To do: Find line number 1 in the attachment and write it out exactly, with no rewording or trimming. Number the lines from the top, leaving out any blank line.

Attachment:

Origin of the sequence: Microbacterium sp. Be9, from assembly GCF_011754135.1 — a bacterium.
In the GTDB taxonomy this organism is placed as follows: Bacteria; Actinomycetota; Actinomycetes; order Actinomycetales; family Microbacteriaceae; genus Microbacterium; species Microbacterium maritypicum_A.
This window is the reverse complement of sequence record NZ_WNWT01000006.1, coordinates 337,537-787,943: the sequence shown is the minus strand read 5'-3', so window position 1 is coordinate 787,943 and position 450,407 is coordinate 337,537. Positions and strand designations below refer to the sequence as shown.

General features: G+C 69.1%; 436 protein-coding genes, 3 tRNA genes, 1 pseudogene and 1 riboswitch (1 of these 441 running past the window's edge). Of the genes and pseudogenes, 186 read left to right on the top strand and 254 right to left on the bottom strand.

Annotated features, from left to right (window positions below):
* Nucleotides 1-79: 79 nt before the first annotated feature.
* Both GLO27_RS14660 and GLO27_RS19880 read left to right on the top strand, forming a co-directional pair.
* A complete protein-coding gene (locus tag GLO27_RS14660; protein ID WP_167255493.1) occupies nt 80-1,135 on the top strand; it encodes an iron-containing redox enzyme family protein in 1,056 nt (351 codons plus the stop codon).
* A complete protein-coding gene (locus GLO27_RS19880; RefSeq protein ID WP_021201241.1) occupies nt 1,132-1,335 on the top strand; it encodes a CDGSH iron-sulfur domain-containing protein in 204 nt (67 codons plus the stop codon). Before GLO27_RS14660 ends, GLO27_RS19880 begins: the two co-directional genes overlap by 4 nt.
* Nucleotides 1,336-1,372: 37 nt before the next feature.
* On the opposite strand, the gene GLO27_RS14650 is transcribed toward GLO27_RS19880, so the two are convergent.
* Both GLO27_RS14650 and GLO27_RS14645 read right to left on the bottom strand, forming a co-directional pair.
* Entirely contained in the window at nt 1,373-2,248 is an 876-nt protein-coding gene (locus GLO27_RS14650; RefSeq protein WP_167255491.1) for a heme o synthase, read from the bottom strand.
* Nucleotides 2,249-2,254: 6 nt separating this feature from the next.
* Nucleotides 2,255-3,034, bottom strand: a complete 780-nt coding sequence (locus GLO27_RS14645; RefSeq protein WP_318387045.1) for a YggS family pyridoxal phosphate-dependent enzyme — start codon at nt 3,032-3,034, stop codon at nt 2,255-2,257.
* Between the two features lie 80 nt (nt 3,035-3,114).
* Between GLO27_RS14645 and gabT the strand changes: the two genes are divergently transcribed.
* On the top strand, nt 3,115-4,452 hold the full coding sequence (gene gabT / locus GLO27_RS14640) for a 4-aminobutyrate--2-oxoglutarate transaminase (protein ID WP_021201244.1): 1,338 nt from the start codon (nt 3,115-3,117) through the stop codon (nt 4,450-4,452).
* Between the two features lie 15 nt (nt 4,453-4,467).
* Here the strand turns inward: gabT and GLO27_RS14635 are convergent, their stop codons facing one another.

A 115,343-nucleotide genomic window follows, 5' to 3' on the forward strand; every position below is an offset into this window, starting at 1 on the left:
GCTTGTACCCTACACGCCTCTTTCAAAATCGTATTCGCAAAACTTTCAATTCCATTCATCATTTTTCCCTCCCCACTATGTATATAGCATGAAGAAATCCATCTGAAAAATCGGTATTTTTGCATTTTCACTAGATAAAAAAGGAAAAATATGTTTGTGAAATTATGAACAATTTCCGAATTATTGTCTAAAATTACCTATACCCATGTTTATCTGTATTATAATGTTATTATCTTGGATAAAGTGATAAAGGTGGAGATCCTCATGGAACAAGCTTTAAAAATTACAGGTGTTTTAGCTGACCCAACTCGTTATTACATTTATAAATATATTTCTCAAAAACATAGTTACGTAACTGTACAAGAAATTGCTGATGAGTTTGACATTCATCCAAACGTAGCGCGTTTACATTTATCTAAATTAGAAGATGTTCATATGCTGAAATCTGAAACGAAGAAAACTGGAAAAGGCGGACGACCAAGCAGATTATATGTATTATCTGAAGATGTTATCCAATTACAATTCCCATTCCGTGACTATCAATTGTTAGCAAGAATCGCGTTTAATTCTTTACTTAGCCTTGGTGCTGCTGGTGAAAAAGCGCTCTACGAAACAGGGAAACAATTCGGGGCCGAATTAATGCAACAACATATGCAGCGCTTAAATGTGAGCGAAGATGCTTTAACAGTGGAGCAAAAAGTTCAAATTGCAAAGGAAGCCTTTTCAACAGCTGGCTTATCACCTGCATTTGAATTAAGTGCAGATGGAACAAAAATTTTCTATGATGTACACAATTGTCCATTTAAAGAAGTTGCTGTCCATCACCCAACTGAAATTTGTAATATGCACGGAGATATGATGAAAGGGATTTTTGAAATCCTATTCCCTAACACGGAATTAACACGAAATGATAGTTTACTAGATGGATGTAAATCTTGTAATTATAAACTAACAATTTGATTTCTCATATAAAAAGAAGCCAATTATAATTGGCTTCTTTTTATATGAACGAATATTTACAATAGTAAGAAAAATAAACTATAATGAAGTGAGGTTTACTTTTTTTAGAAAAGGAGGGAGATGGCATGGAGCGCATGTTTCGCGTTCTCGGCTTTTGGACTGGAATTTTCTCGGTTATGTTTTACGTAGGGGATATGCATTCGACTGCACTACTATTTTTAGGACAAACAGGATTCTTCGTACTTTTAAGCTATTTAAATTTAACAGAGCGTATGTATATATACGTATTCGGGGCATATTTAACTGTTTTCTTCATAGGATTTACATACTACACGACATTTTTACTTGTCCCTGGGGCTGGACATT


Origin of the sequence: Microbacterium sp. Be9, from assembly GCF_011754135.1 — a bacterium.